French Sentence Construction

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A sentence (une phrase) is a group of words including, at a minimum, a subject and a verb, plus any or all of the French parts of speech. There are four basic types of sentence, each with its own punctuation, outlined below with examples. Normally, each sentence expresses a complete thought. One way to better understand French sentences is to read French newspapers (like Le Monde or Le Figaro) to analyze their syntax and construction.

Parts of a French Sentence

Sentences can be separated into a subject (un sujet), which may be stated or implied, and a predicate (un prédicat). The subject is the person(s) or thing(s) performing the action. The predicate is the action of the sentence, which usually begins with the verb. Each sentence has an end punctuation mark—such as a period, question mark, or exclamation point—depending on the type of sentence, as well as possible intermediary punctuation such as commas. For example:

Je suis professeur.

  • "I am a teacher."
  • Subject: Je ("I")
  • Predicate: suis professeur ("am a teacher")

Paul et moi aimons la France.

  • "Paul and I love France."
  • Subject: Paul et moi ("Paul and I")
  • Predicate: aimons la France ("love France")

La petite fille est mignonne.

  • "The little girl is cute."
  • Subject: La petite fille ("The little girl")
  • Predicate: est mignonne ("is cute")

4 Types of French Sentences

There are four types of sentences: statements, questions, exclamations, and commands. Below are explanations and examples of each type.

Statement ("Phrase Assertive" or "Phrase Déclarative")

Statements, the most common type of sentence, state or declare something. There are affirmative statements, les phrases (déclaratives) affirmatives, and negative statements, les phrases (déclaratives) négatives. Statements end in periods. Check out some examples:

Les phrases (déclaratives) affirmatives ("Affirmative statements")

  • Je vais à la banque. ("I'm going to the bank.")
  • Je suis fatigué. ("I am tired.")
  • Je vous aiderai. ("I'll help you.")
  • J'espère que tu seras là. ("I hope you'll be there.")
  • Je t'aime. ("I love you.")

Les phrases (déclaratives) négatives ("Negative statements")

  • Je n'y vais pas. ("I'm not going.")
  • Je ne suis pas fatigué. ("I'm not tired.")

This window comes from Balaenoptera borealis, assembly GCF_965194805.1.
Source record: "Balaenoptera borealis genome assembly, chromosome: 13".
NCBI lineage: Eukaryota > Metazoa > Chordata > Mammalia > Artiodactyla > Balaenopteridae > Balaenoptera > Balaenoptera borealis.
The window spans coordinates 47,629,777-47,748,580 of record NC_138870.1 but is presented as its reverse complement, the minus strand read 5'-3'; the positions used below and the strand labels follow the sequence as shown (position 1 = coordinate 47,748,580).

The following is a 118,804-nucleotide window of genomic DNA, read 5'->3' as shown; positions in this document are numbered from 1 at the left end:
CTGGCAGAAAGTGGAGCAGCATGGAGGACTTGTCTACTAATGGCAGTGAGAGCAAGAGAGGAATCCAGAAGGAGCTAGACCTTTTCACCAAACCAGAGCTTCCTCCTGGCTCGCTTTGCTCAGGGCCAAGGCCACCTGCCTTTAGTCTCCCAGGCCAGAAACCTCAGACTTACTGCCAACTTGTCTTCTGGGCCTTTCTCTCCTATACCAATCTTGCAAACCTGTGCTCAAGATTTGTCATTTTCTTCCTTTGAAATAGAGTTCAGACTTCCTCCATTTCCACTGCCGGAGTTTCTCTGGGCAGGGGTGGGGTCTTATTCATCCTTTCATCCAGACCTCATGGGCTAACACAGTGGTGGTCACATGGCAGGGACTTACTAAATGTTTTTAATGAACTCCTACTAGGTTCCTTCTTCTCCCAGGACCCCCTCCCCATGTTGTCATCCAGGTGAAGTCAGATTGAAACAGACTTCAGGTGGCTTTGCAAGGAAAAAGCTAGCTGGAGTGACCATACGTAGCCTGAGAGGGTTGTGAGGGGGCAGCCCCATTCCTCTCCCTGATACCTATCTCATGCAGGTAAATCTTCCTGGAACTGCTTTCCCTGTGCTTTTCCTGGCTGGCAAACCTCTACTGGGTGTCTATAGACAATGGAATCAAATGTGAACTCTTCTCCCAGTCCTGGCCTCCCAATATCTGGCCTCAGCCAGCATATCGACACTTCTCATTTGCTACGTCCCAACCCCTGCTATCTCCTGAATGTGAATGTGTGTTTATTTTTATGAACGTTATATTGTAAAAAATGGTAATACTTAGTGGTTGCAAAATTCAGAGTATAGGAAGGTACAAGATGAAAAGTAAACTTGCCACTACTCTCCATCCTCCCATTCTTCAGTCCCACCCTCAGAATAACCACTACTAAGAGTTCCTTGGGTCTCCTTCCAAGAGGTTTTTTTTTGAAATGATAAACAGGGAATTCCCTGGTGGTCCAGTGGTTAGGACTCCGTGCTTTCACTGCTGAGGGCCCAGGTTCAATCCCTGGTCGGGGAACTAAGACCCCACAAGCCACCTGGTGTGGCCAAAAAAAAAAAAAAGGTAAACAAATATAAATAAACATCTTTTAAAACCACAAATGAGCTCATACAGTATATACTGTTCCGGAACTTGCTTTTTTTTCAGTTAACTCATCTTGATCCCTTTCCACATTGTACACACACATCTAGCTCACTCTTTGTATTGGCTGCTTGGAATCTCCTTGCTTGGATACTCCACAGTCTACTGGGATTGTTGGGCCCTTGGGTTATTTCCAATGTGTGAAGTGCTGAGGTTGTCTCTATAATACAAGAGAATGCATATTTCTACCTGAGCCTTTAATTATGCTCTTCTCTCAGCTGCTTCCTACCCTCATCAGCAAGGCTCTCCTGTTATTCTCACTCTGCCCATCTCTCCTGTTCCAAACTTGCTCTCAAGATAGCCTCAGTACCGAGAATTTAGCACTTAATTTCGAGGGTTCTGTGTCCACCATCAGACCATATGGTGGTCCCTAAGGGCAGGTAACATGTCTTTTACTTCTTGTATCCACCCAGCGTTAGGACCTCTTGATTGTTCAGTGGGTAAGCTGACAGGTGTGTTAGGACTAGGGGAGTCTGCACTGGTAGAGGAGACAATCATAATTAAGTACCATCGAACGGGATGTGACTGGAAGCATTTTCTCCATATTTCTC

• Je ne veux pas vous aider. ("I don't want to help you.")
  • Il ne sera pas là. ("He won't be there.")
  • Ça ne me regarde pas. ("It's none of my business.")

Question ("Phrase Interrogative")

Interrogatives, aka questions, ask about or for something. Note that these sentences end in a question mark, and there is a space in every case between the final word and the question mark. Examples include:

  • As-tu mon livre ? ("Do you have my book?")
  • Sont-ils prêts ? ("Are they ready?")
  • Où est-il ? ("Where is he?")
  • Peux-tu nous aider ? ("Can you help us?")

Exclamation ("Phrase Exclamative")

Exclamatives express a strong reaction such as surprise or indignation. They look just like statements except for the exclamation point at the end; for this reason, they're sometimes considered a subcategory of statements rather than a separate type of sentence. Note that there is a space between the final word and the exclamation point. For example:

  • Je veux y aller ! ("I want to go!")
  • J'espère que oui ! ("I hope so!")
  • Il est très beau ! ("He's very handsome!")
  • C'est une bonne idée ! ("That's a great idea!")

Command ("Phrase Impérative")

Commands are the only kind of sentence without an explicit subject. Instead, the subject is implied by the conjugation of the verb, which is in the imperative. The implied subject will always be either the singular or plural "you" form: tu for singular and informal; vous for plural and formal. Commands can end in either a period or an exclamation point, depending on the speaker's desired intensity. For instance:

  • Va t'en ! ("Go away!")
  • Sois sage. ("Be good.")
  • Faites la vaisselle. ("Do the dishes.")
  • Aidez-nous à le trouver ! ("Help us find it!")
    (Note that the à and le here are not contracted to au because le is an object, not an article.)